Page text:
If we are to change anything, we must first accept that the election of Donald Trump was inevitable.
Oh sure, had President Trump run against a different candidate, he might not have won. If James Comey hadn’t intervened by announcing the investigation into Hillary Clinton’s emails, or if Obamacare premiums hadn’t risen, things might have been different. Perhaps, if a myriad of coin tosses hadn’t gone the way of the Trump campaign, we would have a different president. However, that doesn’t change things. Trump’s election was inevitable.
America was always going to elect someone like Trump. If not in 2016, then in 2020 or beyond. Long before the ballots were printed, a cultural death warrant had been signed by everyone across the country.
In a way, President Trump’s election was a rejection of the norms, of the status quo. But in a larger sense, it was a broad validation of every practice that has brought us to this point.
In the wake of this election, many have pointed to the actions of the Democrats in the lead up to 2016. Abandoning the working classes. Rampant elitism. Incoherent messaging and a snobbish rejection of middle America. In that sense, viewing President Trump’s election as a vote against Democrats, and more specifically against Clinton, holds some validity.
This view, of course, carries a lot of weight. Democrats attempted to run a centrist campaign but lacked the charm or charisma to pull it off. After eight years had torn apart many middle American towns, Americans desperately needed a figure to pin blame on, and Obama provided an easy target.
The problem with this is that it paints far too clean a picture. By ignoring the role of long-running cultural issues, Republicans pin the blame entirely upon the last eight years of Democratic leadership. Needless to say, that is an outrageous oversimplification.
Democrats, in contrast, have tried to explain away the results as products of racism and sexism. They have claimed that intolerance towards a black president and a female candidate were defining principles of the campaign, alongside undertones of general intolerance. For liberals, it’s a convenient idea. Again, it is also one that holds some weight. Barack Obama’s presidency was nowhere near the disaster story President Trump portrayed it as, and Clinton was massively more qualified for the job than Trump. Undoubtedly, bigotry played a role in the last eight years of politics.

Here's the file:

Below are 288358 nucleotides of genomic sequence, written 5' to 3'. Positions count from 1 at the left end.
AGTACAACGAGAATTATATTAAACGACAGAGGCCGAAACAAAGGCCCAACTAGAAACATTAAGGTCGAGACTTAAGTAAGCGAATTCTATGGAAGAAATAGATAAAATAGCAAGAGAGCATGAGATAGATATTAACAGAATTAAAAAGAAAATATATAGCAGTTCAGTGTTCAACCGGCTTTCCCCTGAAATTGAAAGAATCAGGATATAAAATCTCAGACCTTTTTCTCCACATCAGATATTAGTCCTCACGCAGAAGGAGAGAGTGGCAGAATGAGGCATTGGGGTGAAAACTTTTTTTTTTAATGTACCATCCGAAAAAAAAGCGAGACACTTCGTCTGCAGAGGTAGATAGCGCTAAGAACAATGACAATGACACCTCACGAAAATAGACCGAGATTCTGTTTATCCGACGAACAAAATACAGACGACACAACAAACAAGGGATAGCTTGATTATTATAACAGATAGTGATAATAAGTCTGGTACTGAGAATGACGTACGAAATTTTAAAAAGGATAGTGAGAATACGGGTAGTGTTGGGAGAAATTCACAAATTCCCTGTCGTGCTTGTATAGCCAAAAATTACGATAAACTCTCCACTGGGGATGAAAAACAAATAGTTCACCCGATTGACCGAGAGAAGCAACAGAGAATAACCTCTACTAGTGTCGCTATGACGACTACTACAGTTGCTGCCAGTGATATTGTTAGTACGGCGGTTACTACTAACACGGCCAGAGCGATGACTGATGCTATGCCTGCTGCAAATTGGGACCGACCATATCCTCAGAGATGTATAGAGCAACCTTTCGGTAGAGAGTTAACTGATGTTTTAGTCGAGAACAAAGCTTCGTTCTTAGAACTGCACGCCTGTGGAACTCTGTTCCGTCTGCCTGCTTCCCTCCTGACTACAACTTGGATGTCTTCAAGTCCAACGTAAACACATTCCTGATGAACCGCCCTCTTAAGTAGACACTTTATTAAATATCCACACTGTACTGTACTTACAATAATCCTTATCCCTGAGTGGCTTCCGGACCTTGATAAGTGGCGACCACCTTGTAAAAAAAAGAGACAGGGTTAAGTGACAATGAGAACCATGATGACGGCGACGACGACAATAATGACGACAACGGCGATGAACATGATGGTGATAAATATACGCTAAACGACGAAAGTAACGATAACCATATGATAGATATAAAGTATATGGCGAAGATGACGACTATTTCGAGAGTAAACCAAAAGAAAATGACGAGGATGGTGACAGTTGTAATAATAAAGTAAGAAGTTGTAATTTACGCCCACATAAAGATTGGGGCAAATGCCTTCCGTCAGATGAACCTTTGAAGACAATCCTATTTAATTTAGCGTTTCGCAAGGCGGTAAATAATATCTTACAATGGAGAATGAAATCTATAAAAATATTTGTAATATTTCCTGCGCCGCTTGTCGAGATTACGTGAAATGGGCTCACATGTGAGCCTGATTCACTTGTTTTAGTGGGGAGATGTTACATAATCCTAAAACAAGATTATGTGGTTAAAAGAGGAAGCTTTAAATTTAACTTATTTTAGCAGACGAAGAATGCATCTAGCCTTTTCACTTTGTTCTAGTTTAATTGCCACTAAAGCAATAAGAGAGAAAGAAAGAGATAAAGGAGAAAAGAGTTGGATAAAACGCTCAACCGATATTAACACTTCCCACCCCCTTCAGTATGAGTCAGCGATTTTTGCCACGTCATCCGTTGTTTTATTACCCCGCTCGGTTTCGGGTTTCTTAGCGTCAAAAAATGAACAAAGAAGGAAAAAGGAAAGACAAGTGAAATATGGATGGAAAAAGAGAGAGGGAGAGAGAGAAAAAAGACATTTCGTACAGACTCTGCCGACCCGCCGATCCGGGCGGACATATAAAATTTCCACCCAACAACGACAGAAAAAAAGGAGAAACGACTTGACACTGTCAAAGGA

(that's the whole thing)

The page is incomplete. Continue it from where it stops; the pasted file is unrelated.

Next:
But the broader point still stands. This election was not, as Democrats would have you believe, a case of angry white men fuming at the thought of a female president. While undoubtedly that played a role, and Clinton would probably have won were she a man, a Clinton victory would not make any of the issues that elected Trump disappear. The question should not be, “Why did Trump win?” but rather, “Why did everyone else lose?”
The current president is almost absurdly out of his depth. An argument can be made that his incompetence is more damaging than even his blatant authoritarian desires. But we shouldn’t lose sight of the problem. In the end, Trump will leave office. And when that happens, the issues that got him to that position will not have gone away.
Trump was not a rejection of the current political establishment. He was a confirmation of it. The flaw is not with Democrat politicians, nor with Republican voters, but rather with a system that embraces corruption and celebrates bribery. Trump is simply the logical conclusion to a political system that will say anything and do anything to win. The last and greatest in a long line of selfish con men looking to bleed America dry for self gain.
To some, Trump was a “good” politician because he wasn’t as “bad’” as Clinton. To others, the opposite was true. In a political and economic system that prioritizes profit over everything, this will continue to be our electorate’s lone principle. So long as money controls everything, we will be forever stuck voting for the lesser of two evils.
Trump is not a new figure on the political stage. He’s simply the best liar in a game of falsehoods, the man who tricked enough of the country into voting for him. This time.
So keep your ideologies and shout about your moralities. Pretend you stand for something as you continue to elect puppets built of coins. Do whatever it takes for your side to win, even if it means giving up all that you stand for. Sacrifice your ideals to the gods of celebrity and status. But don’t expect anything to change.
The tragedy of the 2016 election is that American’s desperation for a change allowed the status quo to entrench itself forever.
When Trump leaves office, many will heave a sigh of relief. Anything, they feel, apart from Trump, is acceptable. So don’t be surprised when the next charlatan comes along and wows the liberals before waltzing into office and robbing the country blind. And after that, a smooth talker with an R next to his name promises change then changes nothing again. It’s all we have seen in modern politics. And until someone rises to the occasion, it looks to be all we have left.